"We sleep with our water bags as pillows to prevent them from freezing." - Yannick
"We pour out water for the morning in the pan [the night before] , so even if it freezes itīs ok." - EP
"We take our insoles [of shoes] into the tent with us." When I wrinkled my nose, he added, "Itīs much more preferable to having freezing feet in the morning, I assure you!" - Martin
"We sleep with a bottle of water on the mattress between us to prevent THAT from freezing." - Marilli
"Martin just has a period every day where he swears profusely [on the route]. It passes, and everything is ok again." - Marilli
"We cycle with a cloth over our nose and mouth - it helps at high altitude because of the cold, and also increases the humidity of the air we breathe." - Cesar, EP. (Not to mention protection from the sun and wind and the dust from the jeeps)
"Cycling at high altitude means you get very short of breath very quickly, but your legs are not tired. Just keep pushing on." - Judit, EP
"If youīre going to camp on the Salar de Uyuni, youīll need to take a rock with you for the pegs." - Martin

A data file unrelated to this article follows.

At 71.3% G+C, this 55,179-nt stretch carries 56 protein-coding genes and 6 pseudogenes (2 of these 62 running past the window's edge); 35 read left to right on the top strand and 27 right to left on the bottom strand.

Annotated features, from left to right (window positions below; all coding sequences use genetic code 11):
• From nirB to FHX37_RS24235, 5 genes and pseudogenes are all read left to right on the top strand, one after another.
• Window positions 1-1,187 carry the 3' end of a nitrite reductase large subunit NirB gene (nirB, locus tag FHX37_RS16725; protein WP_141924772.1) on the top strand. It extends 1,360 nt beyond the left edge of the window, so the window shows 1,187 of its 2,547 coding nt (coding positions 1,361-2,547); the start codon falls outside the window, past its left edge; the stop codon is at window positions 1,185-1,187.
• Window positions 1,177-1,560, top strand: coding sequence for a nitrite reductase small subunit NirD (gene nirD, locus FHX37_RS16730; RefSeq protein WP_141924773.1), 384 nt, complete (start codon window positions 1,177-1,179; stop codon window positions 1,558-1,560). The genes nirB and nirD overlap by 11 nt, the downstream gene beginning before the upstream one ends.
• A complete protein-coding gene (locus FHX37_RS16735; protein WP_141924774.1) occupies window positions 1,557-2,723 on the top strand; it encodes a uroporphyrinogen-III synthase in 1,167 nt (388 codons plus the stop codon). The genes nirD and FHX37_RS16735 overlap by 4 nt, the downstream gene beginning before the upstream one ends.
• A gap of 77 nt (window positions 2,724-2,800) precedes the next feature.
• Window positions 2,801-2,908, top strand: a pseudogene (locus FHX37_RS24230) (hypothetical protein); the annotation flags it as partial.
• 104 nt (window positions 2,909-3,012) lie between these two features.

"Be careful where you camp on the Salar - the jeeps just run all over the salar, and you could get run over in the middle of the night." - Martin
"You should definitely be able to get to the border on the first day (43km), and to the first lakes" - Marilli
Rest assured everyone, that at some point or another we made good use of every bit of the advice! This last piece of advice, ringing in my ears, make the failure of arriving at the border on the first day that much worse! Hereīs the story...
Day 1 - San Pedro to Km 31 (34km)
The first 43km out of San Pedro is uphill. Badly uphill. Tarmacīd road, but with a 2000m altitude gain. I still maintain that it was probably the worst bit of the entire two-week ride. We start in high spirits, and even make rude gestures towards San Pedro as we start to lose sight of it (we have really had enough of the place). At 11am, a huge water truck goes by - the driver is kind enough to stop and ask if we need any water. "I have plenty," he says, gesturing to the thousands of litres he has on his truck. We cheerfully decline.
The hill is relentless. Iīm sure it becomes steeper. By 4pm we are losing the will.
The water truck returns from the top, and the driver this time wonīt take no for an answer. He gives us a litre of juice, and offers sandwiches. Obviously we look like death warmed up - but it gives us renewed energy.